Despite recent advances in surgical techniques, sacral tumor resection is associated with several complications. The most commonly reported complications in the literature are massive bleeding during sacrectomy, surgical wound infections, wound dehiscence, neurological deficits (bowel and bladder dysfunction, sciatic nerve or lumbar plexus injury), and instrument-related complications following spinopelvic fixation. Many authors have considered ileostomy and suprapubic bladder catheters unavoidable while operating large chordomas1).
Several studies have been conducted to determine which surgical approaches have a better outcome and fewer complications. In the combined anterior and posterior approach, many complications such as long operation time, a large amount of bleeding, wound dehiscence, and infection has been reported1,6). The posterior only approach was first reported in 19877). Although the posterior-only approach has the disadvantage in dissection of visceral organs and preservation of sacral nerve roots, it has shown favorable results compared to the anterior approach5). The combined approach has revealed the benefit of better resection margin with increased mortality but no increase in long-term survival2,8).
However, the patients in this case who were diagnosed with sacral chordoma involving S2 to S5 sacrum, right piriformis muscle, and gluteal muscles were treated with a single posterior approach, preserving S1, S2, and left S3 nerve roots without significant neurological deficits. It can be a good surgical approach if appropriate case selection is performed with an accurate understanding of the structure of the spine and surrounding structures. The posterior-only approach for the huge sacral tumor presented here can avoid further abdominal visceral injury as well as vessel injury compared to the anterior approach.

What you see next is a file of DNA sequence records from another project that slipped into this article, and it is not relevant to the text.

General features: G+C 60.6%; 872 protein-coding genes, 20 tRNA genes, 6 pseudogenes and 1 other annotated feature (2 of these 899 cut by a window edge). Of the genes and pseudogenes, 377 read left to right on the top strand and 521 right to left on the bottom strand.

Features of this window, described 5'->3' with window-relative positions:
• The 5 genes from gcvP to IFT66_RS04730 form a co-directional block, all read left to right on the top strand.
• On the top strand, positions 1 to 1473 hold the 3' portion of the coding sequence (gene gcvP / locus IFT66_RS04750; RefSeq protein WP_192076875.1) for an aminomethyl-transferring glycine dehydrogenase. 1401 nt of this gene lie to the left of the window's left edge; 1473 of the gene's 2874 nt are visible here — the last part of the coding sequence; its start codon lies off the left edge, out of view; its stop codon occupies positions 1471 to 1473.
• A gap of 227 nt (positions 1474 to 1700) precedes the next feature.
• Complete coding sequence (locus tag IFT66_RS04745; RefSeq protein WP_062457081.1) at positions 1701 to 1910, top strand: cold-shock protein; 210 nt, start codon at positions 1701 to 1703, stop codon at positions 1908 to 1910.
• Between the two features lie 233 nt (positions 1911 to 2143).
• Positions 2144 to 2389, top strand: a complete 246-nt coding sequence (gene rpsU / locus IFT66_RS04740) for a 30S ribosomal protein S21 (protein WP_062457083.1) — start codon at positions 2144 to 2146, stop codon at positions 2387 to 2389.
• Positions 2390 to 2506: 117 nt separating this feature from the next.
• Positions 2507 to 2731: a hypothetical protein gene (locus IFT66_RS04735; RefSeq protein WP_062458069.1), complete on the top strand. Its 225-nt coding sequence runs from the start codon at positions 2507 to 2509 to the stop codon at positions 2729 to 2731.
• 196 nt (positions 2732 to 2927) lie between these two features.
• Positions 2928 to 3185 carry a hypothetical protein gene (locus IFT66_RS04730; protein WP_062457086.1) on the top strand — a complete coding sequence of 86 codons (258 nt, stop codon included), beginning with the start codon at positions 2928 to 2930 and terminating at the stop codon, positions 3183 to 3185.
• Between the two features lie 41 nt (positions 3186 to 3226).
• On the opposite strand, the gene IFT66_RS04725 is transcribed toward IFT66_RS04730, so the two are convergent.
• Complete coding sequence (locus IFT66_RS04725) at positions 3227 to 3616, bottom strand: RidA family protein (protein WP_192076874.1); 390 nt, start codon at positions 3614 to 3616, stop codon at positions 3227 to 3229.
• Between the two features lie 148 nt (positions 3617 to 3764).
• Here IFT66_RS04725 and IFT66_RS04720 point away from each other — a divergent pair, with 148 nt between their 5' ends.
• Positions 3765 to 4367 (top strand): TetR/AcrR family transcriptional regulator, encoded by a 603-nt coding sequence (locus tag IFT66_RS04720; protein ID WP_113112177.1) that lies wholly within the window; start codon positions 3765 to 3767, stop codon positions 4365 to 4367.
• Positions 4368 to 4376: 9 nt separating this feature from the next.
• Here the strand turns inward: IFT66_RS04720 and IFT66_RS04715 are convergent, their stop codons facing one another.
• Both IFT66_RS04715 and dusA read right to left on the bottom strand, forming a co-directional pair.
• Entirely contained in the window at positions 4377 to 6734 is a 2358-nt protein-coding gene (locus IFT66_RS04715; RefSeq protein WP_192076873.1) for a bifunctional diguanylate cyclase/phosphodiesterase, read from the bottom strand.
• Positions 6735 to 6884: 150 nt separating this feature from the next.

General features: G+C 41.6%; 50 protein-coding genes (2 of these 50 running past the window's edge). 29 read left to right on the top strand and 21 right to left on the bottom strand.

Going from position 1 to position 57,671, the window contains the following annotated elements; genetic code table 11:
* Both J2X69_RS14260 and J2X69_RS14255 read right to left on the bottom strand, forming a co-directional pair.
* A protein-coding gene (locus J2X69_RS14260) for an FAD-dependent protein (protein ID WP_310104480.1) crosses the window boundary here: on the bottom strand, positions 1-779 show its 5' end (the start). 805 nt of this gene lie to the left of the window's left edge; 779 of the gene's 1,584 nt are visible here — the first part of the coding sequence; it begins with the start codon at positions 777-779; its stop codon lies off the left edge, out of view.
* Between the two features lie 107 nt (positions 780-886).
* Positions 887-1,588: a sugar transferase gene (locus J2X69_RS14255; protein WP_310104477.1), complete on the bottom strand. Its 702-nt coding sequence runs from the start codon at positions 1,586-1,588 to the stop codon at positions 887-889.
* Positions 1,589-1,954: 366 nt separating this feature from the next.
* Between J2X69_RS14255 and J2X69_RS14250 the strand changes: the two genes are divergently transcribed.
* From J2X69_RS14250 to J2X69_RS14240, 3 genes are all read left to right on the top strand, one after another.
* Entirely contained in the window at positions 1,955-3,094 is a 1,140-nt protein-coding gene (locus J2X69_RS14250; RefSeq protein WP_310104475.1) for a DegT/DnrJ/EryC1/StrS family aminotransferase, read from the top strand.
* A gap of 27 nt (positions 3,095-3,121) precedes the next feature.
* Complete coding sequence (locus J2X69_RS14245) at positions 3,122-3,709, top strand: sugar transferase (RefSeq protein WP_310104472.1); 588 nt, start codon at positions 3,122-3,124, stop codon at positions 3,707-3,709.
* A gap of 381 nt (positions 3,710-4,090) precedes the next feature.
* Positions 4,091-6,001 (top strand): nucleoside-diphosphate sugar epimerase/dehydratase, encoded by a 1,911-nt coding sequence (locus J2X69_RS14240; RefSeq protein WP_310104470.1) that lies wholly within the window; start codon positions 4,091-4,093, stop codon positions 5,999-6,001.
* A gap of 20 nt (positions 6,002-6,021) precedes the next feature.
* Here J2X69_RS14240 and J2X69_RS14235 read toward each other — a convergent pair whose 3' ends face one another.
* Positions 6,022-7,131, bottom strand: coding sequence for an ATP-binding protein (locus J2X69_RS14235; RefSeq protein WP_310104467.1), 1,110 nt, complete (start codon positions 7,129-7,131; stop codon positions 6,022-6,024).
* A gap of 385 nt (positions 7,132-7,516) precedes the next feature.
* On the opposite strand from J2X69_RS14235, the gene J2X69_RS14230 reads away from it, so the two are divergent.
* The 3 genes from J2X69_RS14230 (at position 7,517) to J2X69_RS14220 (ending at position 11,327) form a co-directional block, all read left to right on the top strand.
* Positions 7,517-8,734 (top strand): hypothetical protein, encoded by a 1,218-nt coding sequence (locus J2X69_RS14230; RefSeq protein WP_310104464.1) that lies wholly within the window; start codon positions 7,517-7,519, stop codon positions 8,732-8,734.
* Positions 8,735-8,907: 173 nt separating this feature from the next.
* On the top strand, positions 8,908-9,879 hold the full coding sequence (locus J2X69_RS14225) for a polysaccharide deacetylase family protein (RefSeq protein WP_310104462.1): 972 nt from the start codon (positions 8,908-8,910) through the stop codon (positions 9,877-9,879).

The single-stage posterior approach for resection of sacral chordoma is feasible and acceptable. Compared to the anterior approach, it can be a good surgical alternative to prevent pelvic organ or vascular damage.


No potential conflict of interest relevant to this article was reported.

Fig. 1.
(A) Axial T2-weighted and (B) coronal T2-weighted magnetic resonance imaging shows a large mass at the greater sciatic foramen, with extra-pelvic extension involving the right piriformis muscle and bulging to the gluteal muscles. Extra-osseous extension is also noted in the right para-spinal muscles. (C) Pelvic sagittal computed tomography (left) demonstrates bone destruction in the S2 to S5 bodies.
Fig. 2.
Intraoperative images. Single posterior approach. (A) Prone position on the Jackson table, using the posterior midline approach. (B) Identification of the S1, S2, and S3 nerve roots (NRs). (C) Dura sac ligation distal to the S3 NR. (D) Further dissection at the ventral sacrum to identify the tumor border. (E) Posterior en-bloc resection of the sacral tumors. (F) Large defect following tumor resection, preserving the left S3 NR.
Fig. 3.
Intcraoperative photograph shows the sacrectomy specimen, measuring 12.8 × 11.0 × 6.8 cm. Outwardly, a mass with a bulging pattern toward the anterior and right sides is observed. The mass is encased in a thin fibrous membrane.
Fig. 4.
Five-year follow-up (A) Sagittal T1 contrast and (B) Axial T1 contrast pelvic magnetic resonance imaging. There is no evidence of recurred tumor.
Table 1
Immunohistochemical findings consistent with chordoma, which is positive for epithelial membrane antigen and pan-cytokeratin
Immunohistochemistry Results
Cytokeratin Positive
Epithelial membrane antigen Positive
D2-40 Negative
Ki-67 Positive (10%)
Vimentin Negative
S-100 Negative